A usage based analysis of CoRR
A commentary on "CoRR: a Computing Research Repository" by Joseph Y. Halpern

Les Carr, Steve Hitchcock, Wendy Hall and Stevan Harnad

The Open Citation Project*, IAM Group, Department of Electronics and Computer Science, University of Southampton, Highfield, Southampton SO17 1BJ, UK
Contact for correspondence: Les Carr lac@ecs.soton.ac.uk
* The OpCit project is funded by the Joint NSF - JISC International Digital Libraries Research Programme

This commentary paper was invited for publication in the ACM SIGDOC Journal of Computer Documentation, May 2000 issue
This version of the paper completed 16 March 2000, with links added.


Based on an empirical analysis of author usage of CoRR, and of its predecessor in the Los Alamos eprint archives, it is shown that CoRR has not yet been able to match the early growth of the Los Alamos physics archives. Some of the reasons are implicit in Halpern's paper, and we explore them further here. In particular we refer to the need to promote CoRR more effectively for its intended community - computer scientists in universities, industrial research labs and in government. We take up some points of detail on this new world of open archiving concerning central versus distributed self-archiving, publication, the restructuring of the journal publishers' niche, peer review and copyright.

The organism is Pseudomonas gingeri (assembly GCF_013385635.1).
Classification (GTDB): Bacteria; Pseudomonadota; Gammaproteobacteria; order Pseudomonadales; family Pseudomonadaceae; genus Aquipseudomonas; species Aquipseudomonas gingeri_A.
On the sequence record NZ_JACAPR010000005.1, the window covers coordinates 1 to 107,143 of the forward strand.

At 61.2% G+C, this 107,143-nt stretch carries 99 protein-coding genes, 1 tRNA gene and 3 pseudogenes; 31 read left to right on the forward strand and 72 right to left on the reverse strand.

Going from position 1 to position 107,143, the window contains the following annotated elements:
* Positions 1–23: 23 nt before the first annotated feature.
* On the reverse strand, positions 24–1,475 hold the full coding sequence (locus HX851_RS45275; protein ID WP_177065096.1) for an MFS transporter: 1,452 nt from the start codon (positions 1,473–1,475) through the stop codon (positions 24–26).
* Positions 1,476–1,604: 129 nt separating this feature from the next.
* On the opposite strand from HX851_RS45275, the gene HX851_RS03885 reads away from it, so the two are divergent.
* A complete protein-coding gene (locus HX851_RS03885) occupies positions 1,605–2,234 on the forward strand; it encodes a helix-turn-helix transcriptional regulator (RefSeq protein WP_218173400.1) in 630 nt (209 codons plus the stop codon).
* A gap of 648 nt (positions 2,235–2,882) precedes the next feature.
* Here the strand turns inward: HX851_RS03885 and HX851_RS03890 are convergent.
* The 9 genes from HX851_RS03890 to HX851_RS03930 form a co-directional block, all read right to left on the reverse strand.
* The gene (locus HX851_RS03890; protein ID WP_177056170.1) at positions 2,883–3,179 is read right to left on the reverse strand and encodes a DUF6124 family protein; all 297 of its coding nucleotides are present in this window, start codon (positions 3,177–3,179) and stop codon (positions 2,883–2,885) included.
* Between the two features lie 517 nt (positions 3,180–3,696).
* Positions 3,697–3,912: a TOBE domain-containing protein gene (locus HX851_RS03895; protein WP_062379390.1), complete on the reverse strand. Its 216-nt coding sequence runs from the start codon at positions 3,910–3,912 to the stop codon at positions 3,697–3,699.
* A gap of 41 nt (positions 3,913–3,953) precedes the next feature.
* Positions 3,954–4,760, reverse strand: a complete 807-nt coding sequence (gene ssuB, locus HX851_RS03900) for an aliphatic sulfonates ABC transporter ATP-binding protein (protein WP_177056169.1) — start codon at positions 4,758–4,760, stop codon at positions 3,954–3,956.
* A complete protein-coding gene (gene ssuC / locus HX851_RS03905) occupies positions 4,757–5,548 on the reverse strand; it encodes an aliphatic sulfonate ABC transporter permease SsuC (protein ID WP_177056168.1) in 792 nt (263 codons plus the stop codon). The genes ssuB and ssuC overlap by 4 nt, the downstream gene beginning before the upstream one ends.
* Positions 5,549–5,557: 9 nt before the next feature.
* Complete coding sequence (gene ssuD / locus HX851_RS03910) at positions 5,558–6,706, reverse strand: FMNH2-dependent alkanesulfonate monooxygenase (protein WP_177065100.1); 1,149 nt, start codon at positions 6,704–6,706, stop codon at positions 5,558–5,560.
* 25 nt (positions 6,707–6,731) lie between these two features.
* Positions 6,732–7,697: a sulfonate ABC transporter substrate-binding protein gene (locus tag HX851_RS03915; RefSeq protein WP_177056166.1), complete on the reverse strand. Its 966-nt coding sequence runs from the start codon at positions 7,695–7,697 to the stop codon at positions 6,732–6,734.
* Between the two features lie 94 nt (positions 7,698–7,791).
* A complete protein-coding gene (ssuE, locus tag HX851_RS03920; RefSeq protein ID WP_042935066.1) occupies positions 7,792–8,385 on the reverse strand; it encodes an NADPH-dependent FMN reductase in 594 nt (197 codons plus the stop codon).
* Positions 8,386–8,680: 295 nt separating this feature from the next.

ACM classification: H.4.3 Communications Applications
Keywords: Computing Research Repository, CoRR, eprint archives, Open Archives

CoRR leads the way to open archives

The architects of the Computing Research Repository (CoRR) were remarkably prescient but have not yet been rewarded in terms of the growth of the archive and the number of archived papers.

CoRR's 'hybrid' architecture described by Halpern, based on the repository software used by the Los Alamos National Laboratory (LANL) eprint archives but with access to distributed archives using the protocol and common interface developed for NCSTRL, has since been largely adopted by the Open Archives initiative (OAi). News of this must have reached Halpern as he completed his paper as it elicits a mention at the very end. Like CoRR, the initiative envisages a 'global multi-disciplinary research collection', and the vital component in this vision is the open interface that allows third-party services to enhance access to the contents of these distributed archives, for example, the reference linking service for archives that we are developing in the Open Citation project (Harnad et al. 1999).

Submission rates to CoRR

Not surprisingly, this open architecture has not yet brought many new computer science authors to CoRR, judging by the rate of submission of papers. Nor, it appears, has it brought publishers other than the ACM, its main initial sponsor, to publicly support and work with the archive. This contrasts with PubMed Central (http://pubmedcentral.nih.gov/), the new eprint archive from the National Institutes of Health serving fields in biomedicine and life sciences, which is predicated on the support of publishers - yet to be realised on a large scale - as it only allows materials to be posted by cooperating publishers, not by authors.